Firstly, the two “out-of-place” moments identified in the second review – the drone crashing into the tree and an abrupt cut to the music track in the final scene – are intentionally disruptive and aim to provoke the audience to shift their engagement with the text. These intentionally disruptive cuts are in keeping with the style of the documentary, featuring multiple oscillations between points-of-view and modes representation.
The second review erroneously assumes that half of the documentary was filmed in New South Wales. Roughly 50 seconds was shot on Dharawal country, Minnamurra NSW, and this underwater scene would have been dangerous to capture amid the crocodiles and murky water of Darwin Harbour. Perhaps the opening acknowledgement of country or referring to bricolage media in our project statement has misled the reviewer to interpret every image to represent the Darwin location. Our rationale for incorporating ‘creative geography’ in the narrative was not limited to bricolage production, the scenes featuring Madeline Goddard have adopted the expository mode of representation (see Nichols 2017). Unlike Hiro Nakamura’s observational narrative, which adheres to a stricter regime of time and space, Madeline Goddard’s dialogue offers an explanation of the broader ecological role of mangrove forests, which is not limited to a single location. The other location seen in the documentary is North Sulawesi, Indonesia. We cut to this scene under the dialogue ‘Scientists around the world are measuring fine scale changes…’. In light of the confusion raised in this review we have incorporated additional overlays indicating the three locations depicted.
The second review’s assertion that by not ascribing the location of the footage the media does not maintain traces of its original provenance arguably underestimates transmedial dimensions of provenance in the digital age. As outlined by Gray (2010) and others, provenance runs deeper than overt titling and can be found in paratextual media, metadata, or even dialogue like this.
The final criticism raised in the second review is perhaps the most troubling and highlights the challenges faced by science communication. The review has attempted a ‘fact-check’ on a (misquoted) excerpt from the narration: ‘We hope they [mangrove forests] can adapt to our current trajectory of rapidly rising sea levels’. The review suggests the use of the words ‘rapidly rising sea levels’ are misleading. Madeline Goddard has been studying Darwin Harbour for over 7 years as an environmental scientist. If her pedigree is not substantive enough then I suggest reviewing published literature on the current trajectory of sea-level rise such as the IPCC reports stating that, ‘the rate of rise implied by the Business-as-Usual best-estimate is 3-6 times faster than that experienced over the last 100 years’ (https://www.ipcc.ch/reports/). I am troubled by the review stating their conflicting perception is ‘in actual fact’ when they base their assertions on ‘a quick glance at the Australian Bureau of Meteorology’s website’. This is an extraordinary demonstration of the struggles facing scientific communication, particularly in the context of a scholarly review process.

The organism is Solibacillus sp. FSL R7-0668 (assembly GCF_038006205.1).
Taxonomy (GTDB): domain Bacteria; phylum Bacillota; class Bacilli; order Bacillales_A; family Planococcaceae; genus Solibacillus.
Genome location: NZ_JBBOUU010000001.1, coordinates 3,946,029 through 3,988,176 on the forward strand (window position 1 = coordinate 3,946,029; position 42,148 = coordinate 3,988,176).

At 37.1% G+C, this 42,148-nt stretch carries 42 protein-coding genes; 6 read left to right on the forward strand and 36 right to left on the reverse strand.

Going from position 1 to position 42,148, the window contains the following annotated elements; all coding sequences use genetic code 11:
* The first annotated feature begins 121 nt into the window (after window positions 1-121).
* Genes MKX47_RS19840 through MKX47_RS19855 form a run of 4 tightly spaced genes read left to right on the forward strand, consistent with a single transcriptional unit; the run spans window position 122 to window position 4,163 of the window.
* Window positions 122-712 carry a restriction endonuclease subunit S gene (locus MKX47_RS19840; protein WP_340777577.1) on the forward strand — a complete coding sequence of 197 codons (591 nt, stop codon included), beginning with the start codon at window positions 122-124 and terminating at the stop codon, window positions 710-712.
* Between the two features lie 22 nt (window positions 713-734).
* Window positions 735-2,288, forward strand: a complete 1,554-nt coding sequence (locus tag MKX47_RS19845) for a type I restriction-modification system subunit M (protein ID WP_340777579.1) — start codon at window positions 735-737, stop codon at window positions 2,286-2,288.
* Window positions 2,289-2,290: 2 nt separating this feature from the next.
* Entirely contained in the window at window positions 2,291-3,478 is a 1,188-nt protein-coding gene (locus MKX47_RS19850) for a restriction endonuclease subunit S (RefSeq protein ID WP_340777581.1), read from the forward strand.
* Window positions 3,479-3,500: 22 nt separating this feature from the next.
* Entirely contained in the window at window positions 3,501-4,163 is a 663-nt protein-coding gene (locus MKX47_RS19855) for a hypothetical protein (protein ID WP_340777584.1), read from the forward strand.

The first review, in a more constructive approach, suggests elaborating on the distinction between storytelling and information in science communication and perhaps extending Benjamin’s framework to unmanned imagery. I agree that the research would benefit from positioning the contradictions between information and story more clearly, but I am not sure there is scope to adequately address the task here. Aligning the featured fisherman and scientist with Benjamin’s ’tiller of the soil’ and the ‘trading seaman’ is admittedly an imperfect fit, but I maintain the distinction that they are both offering divergent forms of story and knowledge. Hiro Nakamura shares his wisdom of natural ecology through his extensive experience of fishing the same location. Madeline Goddard on the other hand, shares her knowledge of international environmental research on mangrove forests.
The more nuanced distinction raised by the first review is if Madeline Goddard’s contribution to the documentary ought to be considered information or story and how the expository mode of representation might influence that determination. The review raises doubts over the veracity of the statement, ‘Between the Tides resists detailed explanations of scientific methods. Conversely, we have layered personal accounts with poetic imagery and visual tropes’. I might agree with the review if I wasn’t acutely aware of what scientific knowledge in the field looks like (for example, a recent co-authored paper by Madeline Goddard can be found here https://www.essoar.org/pdfjs/10.1002/essoar.10503988.1).
Madeline Goddard’s contribution to Between the Tides is far removed from the details of her scientific work. In other words, the ‘story’ in Madeline Goddard’s contribution to the film is manifest in the expository filmmaking tropes such as emotive music, evocative imagery, discontinuity editing, in addition to addressing us in first-person and with expressive tonality. Hence, a more comprehensive exploration of how documentary modes of storytelling align with Walter Benjamin’s storyteller might contribute to ongoing efforts in science communication.
Between the Tides was featured in the 2021 SCINEMA International Science Film Festival.
Gray, Jonathon. 2010. Show Sold Separately: Promos, Spoilers and Other Media Paratexts. New York: New York University Press.
Nichols, Bill. 2017. Introduction to Documentary. Third Edition, Bloomington: Indiana University Press.